Fabio Tononi


Volume 1, October 2021   

This essay addresses the debate on the unfinished in the visual arts from classical antiquity to the
Italian Renaissance and its aesthetic implications. It is divided into two sections. The first section
analyses the history of the unfinished, focusing on the debate that unfinished sculptures and
paintings have stirred among theorists, artists, and the public. This provides a definition, or a series
of definitions, of the notion of the unfinished and enables us to recognise the formation of what I
call the canon of finiteness in visual works of art. In this regard, based on historical sources, I propose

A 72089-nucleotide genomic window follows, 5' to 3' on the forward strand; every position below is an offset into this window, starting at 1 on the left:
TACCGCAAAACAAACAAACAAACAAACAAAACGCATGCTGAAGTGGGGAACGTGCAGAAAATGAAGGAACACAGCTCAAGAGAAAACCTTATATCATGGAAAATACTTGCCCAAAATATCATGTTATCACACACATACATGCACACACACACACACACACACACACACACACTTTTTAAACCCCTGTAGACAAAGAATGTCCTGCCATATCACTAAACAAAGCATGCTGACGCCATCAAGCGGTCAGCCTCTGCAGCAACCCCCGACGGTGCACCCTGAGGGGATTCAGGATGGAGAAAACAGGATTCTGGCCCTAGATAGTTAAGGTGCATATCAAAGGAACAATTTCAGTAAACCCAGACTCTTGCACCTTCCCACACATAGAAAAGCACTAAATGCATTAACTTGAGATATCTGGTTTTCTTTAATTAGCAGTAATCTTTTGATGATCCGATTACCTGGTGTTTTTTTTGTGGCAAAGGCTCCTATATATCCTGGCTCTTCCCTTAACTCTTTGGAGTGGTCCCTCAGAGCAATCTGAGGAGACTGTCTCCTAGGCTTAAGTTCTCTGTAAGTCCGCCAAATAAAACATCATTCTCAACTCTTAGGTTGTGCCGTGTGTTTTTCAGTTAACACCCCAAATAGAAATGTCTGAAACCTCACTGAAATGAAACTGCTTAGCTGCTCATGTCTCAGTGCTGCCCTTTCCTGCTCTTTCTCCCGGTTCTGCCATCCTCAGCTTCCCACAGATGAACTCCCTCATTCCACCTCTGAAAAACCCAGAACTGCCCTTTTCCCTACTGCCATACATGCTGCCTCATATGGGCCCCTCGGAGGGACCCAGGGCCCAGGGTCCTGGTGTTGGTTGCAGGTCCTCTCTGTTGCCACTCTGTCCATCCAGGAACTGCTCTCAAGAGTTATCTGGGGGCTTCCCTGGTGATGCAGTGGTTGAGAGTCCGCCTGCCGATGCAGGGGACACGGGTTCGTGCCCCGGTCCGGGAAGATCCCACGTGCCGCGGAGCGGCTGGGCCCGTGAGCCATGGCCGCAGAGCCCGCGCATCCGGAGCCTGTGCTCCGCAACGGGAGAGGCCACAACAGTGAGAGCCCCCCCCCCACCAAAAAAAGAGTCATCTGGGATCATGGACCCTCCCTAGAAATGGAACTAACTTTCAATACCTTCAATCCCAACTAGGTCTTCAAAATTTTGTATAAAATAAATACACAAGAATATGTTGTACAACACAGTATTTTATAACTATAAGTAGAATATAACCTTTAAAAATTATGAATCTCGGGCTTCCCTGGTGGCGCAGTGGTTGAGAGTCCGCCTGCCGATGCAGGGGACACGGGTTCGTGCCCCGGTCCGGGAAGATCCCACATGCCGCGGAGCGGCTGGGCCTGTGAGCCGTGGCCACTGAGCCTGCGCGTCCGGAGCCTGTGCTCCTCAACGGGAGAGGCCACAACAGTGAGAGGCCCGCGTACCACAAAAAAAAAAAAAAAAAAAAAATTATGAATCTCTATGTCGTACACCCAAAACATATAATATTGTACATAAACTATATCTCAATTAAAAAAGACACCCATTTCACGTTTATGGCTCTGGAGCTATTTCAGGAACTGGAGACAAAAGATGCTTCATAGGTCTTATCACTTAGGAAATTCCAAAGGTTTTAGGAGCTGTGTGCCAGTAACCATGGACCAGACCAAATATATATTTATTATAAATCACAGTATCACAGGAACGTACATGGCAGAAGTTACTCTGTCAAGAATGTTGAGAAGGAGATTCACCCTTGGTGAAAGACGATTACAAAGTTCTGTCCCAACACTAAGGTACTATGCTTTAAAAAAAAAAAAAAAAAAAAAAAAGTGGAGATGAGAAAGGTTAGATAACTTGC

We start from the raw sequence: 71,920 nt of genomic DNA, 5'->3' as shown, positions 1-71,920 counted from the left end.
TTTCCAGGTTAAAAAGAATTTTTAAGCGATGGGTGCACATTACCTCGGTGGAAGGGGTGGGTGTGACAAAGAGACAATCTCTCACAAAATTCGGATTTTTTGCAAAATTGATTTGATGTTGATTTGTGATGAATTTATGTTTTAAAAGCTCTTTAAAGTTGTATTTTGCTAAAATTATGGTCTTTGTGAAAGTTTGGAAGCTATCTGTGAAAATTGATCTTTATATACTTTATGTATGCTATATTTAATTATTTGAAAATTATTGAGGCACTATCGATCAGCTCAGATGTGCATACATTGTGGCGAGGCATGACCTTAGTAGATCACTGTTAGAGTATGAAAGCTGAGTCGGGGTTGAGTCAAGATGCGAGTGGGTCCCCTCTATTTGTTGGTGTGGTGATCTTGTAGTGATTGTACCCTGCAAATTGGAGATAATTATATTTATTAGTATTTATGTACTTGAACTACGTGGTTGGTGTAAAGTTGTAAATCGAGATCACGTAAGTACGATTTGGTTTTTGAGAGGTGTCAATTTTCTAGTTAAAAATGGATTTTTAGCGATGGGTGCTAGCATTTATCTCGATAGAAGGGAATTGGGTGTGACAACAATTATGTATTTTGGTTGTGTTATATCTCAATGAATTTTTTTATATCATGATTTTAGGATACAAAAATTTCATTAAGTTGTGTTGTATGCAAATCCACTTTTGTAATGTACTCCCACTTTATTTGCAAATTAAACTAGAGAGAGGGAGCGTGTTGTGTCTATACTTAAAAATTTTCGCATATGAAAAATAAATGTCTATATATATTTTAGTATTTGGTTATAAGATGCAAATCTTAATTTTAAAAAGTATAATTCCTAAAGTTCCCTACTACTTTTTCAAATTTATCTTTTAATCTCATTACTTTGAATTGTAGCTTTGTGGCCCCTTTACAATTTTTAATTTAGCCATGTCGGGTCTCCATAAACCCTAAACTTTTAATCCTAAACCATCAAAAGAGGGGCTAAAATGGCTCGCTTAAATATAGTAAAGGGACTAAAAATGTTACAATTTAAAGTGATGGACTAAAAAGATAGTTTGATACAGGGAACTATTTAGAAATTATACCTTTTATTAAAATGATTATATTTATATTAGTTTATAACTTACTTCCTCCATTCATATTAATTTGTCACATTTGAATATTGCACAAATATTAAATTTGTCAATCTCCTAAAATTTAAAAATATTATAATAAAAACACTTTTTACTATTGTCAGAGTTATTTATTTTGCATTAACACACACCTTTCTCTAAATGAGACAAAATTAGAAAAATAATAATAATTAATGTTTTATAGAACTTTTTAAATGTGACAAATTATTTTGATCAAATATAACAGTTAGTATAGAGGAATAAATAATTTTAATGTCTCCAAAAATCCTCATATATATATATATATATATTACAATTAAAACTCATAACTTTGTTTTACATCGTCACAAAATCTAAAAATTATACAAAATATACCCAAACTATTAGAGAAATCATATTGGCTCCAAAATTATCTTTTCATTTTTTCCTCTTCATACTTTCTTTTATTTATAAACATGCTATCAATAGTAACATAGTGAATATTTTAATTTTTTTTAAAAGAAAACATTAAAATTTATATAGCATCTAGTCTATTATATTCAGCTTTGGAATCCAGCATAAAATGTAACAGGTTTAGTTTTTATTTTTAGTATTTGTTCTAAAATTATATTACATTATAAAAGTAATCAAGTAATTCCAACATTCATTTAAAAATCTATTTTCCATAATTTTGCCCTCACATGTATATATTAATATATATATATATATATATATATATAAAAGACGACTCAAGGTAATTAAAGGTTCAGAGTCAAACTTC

that the aesthetic of finiteness can be divided into three categories: ‘finished’, ‘unfinished’, and
‘over-finished’. Finally, the second section explores the various solutions that have been adopted in
dealing with unfinished works of art – namely, keeping them as such or completing them through
the efforts of other, later artists – in accordance with the canon of finiteness that gradually takes

Canon of finiteness; Giorgio Vasari; Italian Renaissance; Titian; Unfinished


The Edgar Wind Journal 1: 86-127, 2021
DOI: 10.53245/EWJ-00006
Copyright: © 2021 F. Tononi. This is an open access, peer-reviewed article published by Bernardino Branca